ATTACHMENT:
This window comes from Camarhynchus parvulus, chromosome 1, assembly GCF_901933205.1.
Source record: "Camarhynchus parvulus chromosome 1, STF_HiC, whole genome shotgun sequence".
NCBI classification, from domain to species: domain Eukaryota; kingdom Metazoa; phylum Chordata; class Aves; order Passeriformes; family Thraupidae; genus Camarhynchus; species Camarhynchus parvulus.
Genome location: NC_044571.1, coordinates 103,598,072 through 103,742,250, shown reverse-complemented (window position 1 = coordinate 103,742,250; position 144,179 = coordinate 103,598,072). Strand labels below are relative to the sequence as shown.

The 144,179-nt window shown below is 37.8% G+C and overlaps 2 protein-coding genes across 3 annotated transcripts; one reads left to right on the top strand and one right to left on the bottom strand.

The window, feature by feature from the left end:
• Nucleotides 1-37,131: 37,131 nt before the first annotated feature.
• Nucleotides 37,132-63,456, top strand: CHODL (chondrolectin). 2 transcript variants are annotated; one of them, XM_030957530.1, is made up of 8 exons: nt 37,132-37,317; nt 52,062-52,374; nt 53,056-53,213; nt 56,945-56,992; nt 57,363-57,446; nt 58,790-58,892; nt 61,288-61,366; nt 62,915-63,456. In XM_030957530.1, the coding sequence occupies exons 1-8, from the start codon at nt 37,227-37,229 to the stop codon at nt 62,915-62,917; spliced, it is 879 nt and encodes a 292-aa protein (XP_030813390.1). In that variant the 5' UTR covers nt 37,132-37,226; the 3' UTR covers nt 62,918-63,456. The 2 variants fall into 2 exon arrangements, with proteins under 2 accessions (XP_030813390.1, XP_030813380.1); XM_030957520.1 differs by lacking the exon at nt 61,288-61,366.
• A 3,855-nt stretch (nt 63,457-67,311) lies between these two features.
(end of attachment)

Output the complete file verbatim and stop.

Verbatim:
This window comes from Camarhynchus parvulus, chromosome 1, assembly GCF_901933205.1.
Source record: "Camarhynchus parvulus chromosome 1, STF_HiC, whole genome shotgun sequence".
NCBI classification, from domain to species: domain Eukaryota; kingdom Metazoa; phylum Chordata; class Aves; order Passeriformes; family Thraupidae; genus Camarhynchus; species Camarhynchus parvulus.
Genome location: NC_044571.1, coordinates 103,598,072 through 103,742,250, shown reverse-complemented (window position 1 = coordinate 103,742,250; position 144,179 = coordinate 103,598,072). Strand labels below are relative to the sequence as shown.

The 144,179-nt window shown below is 37.8% G+C and overlaps 2 protein-coding genes across 3 annotated transcripts; one reads left to right on the top strand and one right to left on the bottom strand.

The window, feature by feature from the left end:
• Nucleotides 1-37,131: 37,131 nt before the first annotated feature.
• Nucleotides 37,132-63,456, top strand: CHODL (chondrolectin). 2 transcript variants are annotated; one of them, XM_030957530.1, is made up of 8 exons: nt 37,132-37,317; nt 52,062-52,374; nt 53,056-53,213; nt 56,945-56,992; nt 57,363-57,446; nt 58,790-58,892; nt 61,288-61,366; nt 62,915-63,456. In XM_030957530.1, the coding sequence occupies exons 1-8, from the start codon at nt 37,227-37,229 to the stop codon at nt 62,915-62,917; spliced, it is 879 nt and encodes a 292-aa protein (XP_030813390.1). In that variant the 5' UTR covers nt 37,132-37,226; the 3' UTR covers nt 62,918-63,456. The 2 variants fall into 2 exon arrangements, with proteins under 2 accessions (XP_030813390.1, XP_030813380.1); XM_030957520.1 differs by lacking the exon at nt 61,288-61,366.
• A 3,855-nt stretch (nt 63,457-67,311) lies between these two features.